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Evaluating the impacts of a large-scale voluntary REDD+ project in Sierra Leone

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jats:titleAbstract</jats:title>jats:pCarbon offsets from the REDD+ (reducing emissions from deforestation and degradation) framework to protect forests are expected to see a 100-fold increase in market value by 2050. However, independent causal impact evaluations are scarce and only a few studies assess benefits to communities themselves, a core objective of REDD+. Following a pre-analysis plan, we use a before-after-control-intervention (BACI) framework to evaluate the impact of a large-scale voluntary REDD+ project in Sierra Leone—the Gola project. We use a panel of both satellite images and household surveys to provide causal evidence of the impact of the project on local deforestation rates and socioeconomic indicators over the first 5 yr of its implementation. We find that REDD+ slowed deforestation by 30% relative to control communities while not changing economic wellbeing and conservation attitudes. We find suggestive evidence that the programme increased the value of alternative income sources, by shifting labour away from forest-dependent farming activities. A cost-to-carbon calculation shows that REDD+ led to 340,000 tCOjats:sub2</jats:sub> in avoided emissions per year, with an estimated cost of US$1.12 per averted tCOjats:sub2</jats:sub>. Our study contributes to developing an evidence base for voluntary REDD+ projects and offers a robust approach to carry out BACI assessments.</jats:p>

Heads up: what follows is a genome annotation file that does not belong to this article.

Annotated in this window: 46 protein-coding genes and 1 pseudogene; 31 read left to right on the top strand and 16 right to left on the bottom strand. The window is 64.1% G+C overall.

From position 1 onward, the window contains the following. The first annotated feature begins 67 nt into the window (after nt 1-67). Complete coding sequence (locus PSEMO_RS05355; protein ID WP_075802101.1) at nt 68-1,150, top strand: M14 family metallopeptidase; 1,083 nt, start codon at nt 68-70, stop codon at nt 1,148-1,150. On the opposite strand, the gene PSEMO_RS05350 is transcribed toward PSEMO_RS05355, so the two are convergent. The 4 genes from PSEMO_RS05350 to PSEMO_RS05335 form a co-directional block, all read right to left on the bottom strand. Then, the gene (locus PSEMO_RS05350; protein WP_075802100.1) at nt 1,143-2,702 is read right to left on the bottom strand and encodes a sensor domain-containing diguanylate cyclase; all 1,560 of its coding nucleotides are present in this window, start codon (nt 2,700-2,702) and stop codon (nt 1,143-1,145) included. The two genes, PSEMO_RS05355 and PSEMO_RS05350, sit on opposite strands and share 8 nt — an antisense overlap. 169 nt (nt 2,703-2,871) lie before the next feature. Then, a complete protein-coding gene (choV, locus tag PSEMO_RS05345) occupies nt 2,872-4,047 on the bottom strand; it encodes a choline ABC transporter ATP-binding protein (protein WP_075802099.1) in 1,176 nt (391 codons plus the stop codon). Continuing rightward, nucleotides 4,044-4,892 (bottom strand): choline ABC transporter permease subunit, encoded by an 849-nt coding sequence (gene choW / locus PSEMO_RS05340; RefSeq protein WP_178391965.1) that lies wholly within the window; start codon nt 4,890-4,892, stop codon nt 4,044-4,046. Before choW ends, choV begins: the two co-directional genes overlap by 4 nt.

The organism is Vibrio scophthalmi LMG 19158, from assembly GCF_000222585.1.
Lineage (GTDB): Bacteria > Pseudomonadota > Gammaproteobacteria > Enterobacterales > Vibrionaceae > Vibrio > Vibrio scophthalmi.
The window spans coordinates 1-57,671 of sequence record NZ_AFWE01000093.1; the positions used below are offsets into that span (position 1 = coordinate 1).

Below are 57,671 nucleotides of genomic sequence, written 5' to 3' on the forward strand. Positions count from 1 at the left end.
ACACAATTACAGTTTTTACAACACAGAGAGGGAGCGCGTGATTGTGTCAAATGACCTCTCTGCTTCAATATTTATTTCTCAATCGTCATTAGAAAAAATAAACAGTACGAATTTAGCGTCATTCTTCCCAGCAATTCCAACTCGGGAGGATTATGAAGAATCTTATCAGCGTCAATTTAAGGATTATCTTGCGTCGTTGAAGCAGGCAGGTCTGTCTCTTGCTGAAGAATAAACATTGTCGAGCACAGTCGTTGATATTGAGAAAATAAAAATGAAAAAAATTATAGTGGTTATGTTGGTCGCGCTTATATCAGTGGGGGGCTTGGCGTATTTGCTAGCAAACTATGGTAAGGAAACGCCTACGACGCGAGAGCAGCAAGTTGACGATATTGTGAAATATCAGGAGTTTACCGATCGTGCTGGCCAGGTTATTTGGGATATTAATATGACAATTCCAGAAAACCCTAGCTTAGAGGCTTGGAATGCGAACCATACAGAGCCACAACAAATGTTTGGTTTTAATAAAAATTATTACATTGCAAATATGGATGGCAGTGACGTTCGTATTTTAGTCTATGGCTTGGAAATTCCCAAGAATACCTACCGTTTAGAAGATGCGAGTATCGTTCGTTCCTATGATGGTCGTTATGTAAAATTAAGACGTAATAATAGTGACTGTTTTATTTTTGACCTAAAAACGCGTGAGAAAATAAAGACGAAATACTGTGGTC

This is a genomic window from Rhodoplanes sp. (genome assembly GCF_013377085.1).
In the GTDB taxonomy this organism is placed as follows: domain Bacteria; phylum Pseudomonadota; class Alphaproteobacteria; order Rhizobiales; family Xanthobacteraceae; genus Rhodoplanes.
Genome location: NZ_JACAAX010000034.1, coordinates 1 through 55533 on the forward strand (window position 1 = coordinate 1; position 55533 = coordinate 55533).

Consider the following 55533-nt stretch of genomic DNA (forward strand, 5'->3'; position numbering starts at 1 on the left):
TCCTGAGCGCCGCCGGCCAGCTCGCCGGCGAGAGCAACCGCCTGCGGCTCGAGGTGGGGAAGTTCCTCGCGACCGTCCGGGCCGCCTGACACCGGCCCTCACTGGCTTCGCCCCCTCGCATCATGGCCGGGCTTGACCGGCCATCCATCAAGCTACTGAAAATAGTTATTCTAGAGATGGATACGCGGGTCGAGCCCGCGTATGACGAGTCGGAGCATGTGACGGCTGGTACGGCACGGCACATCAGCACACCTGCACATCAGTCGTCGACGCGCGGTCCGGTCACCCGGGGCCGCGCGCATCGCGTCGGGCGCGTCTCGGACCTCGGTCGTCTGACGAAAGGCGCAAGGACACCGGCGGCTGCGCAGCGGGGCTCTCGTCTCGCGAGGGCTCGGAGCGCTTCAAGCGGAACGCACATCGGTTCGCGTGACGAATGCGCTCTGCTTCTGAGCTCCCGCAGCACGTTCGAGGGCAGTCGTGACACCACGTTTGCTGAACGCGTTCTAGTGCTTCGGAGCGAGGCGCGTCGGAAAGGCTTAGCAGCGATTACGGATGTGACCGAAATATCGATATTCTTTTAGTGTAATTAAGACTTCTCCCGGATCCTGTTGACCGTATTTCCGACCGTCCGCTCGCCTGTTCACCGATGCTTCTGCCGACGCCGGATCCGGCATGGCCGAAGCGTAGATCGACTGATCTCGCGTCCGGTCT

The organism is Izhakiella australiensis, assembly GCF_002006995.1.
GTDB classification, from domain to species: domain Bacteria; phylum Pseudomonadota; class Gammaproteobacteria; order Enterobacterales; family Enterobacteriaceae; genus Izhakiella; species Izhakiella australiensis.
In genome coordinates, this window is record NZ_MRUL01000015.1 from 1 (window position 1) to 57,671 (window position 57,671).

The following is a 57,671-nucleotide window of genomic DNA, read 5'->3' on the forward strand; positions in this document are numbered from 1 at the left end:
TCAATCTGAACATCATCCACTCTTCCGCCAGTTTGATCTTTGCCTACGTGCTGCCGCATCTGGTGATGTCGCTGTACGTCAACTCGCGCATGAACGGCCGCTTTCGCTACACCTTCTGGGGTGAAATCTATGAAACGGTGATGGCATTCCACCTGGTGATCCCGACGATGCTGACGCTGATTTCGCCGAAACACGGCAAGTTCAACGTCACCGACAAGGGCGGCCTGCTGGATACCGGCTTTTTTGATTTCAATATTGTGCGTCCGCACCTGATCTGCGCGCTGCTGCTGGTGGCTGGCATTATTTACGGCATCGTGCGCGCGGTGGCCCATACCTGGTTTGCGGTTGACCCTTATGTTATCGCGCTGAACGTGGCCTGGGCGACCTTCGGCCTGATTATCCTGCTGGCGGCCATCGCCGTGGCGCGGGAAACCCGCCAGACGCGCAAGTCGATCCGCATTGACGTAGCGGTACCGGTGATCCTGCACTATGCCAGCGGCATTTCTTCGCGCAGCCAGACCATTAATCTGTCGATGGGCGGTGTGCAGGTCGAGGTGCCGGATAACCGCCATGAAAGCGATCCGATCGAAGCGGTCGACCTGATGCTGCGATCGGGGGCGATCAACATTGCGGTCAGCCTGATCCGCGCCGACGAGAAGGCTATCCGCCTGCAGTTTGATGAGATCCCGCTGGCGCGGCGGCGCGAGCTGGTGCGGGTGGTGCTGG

Acknowledgements: We thank the Royal Society for the Protection of Birds (RSPB) and the Gola Rainforest Conservation LG (not for profit company), BirdLife International, E. Mokuwa, P. Richards and M. Ross for their collaboration in this project. We thank GCRF QR at the University of Cambridge and NWO for financial support (grant VI.Vidi.191.154 received by M.V.). We acknowledge the loyalty and hard work of the team of field enumerators and the patience and cooperation of interviewees.


40 Engineering, 41 Environmental Sciences, 15 Life on Land

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Nature Sustainability

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Springer Science and Business Media LLC